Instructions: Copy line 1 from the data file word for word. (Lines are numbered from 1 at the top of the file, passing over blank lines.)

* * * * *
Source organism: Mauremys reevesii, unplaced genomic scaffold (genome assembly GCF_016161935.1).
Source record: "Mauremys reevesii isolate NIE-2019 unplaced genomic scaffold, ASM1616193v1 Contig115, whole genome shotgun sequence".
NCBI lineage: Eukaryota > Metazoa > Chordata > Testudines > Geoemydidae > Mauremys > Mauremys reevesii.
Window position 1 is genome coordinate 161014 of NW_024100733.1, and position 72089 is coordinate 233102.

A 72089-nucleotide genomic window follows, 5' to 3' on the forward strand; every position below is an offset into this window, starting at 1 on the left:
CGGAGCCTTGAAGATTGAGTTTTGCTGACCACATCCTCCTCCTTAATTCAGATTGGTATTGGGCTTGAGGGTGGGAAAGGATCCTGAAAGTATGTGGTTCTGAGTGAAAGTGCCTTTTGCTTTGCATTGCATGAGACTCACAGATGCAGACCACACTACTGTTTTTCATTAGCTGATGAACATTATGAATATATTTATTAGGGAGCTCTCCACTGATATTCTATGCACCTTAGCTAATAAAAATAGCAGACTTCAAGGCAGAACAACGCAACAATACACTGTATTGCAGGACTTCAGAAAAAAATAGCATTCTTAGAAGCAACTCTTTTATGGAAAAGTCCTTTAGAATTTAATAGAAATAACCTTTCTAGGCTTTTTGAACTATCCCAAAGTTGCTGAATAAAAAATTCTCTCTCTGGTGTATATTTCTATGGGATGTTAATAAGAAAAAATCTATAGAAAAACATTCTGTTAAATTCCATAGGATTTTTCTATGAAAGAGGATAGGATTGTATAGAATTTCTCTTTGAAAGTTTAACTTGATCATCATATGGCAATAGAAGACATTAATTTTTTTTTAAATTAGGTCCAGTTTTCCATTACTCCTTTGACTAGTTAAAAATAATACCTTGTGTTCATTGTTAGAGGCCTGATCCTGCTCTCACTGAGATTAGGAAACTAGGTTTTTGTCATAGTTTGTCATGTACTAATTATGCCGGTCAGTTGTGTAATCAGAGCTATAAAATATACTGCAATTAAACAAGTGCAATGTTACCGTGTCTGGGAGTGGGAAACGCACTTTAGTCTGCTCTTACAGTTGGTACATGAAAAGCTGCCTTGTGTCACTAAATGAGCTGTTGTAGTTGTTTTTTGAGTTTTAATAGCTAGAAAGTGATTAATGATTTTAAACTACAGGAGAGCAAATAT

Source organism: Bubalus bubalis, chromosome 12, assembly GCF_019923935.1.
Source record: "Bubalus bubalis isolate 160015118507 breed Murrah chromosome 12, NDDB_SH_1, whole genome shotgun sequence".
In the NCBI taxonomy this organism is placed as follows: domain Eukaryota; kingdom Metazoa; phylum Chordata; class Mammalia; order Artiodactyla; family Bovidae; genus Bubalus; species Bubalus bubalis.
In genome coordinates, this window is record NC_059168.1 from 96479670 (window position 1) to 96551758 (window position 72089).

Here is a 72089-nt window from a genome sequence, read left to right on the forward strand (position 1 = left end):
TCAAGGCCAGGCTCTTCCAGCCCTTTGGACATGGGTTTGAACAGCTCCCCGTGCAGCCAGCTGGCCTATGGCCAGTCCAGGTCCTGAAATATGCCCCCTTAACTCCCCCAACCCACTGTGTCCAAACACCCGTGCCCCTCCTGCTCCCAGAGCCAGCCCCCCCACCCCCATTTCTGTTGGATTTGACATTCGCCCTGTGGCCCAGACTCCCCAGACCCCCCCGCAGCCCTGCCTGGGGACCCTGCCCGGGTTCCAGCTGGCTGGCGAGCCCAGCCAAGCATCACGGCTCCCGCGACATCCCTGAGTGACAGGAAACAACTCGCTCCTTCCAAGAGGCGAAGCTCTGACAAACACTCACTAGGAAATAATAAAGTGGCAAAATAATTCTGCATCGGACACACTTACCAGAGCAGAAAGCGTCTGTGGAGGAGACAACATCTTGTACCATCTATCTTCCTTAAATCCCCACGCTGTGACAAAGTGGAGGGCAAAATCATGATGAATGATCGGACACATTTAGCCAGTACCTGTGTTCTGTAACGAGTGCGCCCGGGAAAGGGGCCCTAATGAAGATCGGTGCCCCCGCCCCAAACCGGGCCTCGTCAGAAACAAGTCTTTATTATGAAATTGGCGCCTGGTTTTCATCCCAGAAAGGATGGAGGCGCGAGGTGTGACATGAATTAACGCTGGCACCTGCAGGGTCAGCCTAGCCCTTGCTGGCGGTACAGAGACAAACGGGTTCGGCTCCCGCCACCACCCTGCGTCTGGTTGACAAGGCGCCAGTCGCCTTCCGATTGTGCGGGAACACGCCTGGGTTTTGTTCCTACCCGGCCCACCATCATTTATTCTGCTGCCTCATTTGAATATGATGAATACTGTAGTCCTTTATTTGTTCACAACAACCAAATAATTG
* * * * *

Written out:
Source organism: Mauremys reevesii, unplaced genomic scaffold (genome assembly GCF_016161935.1).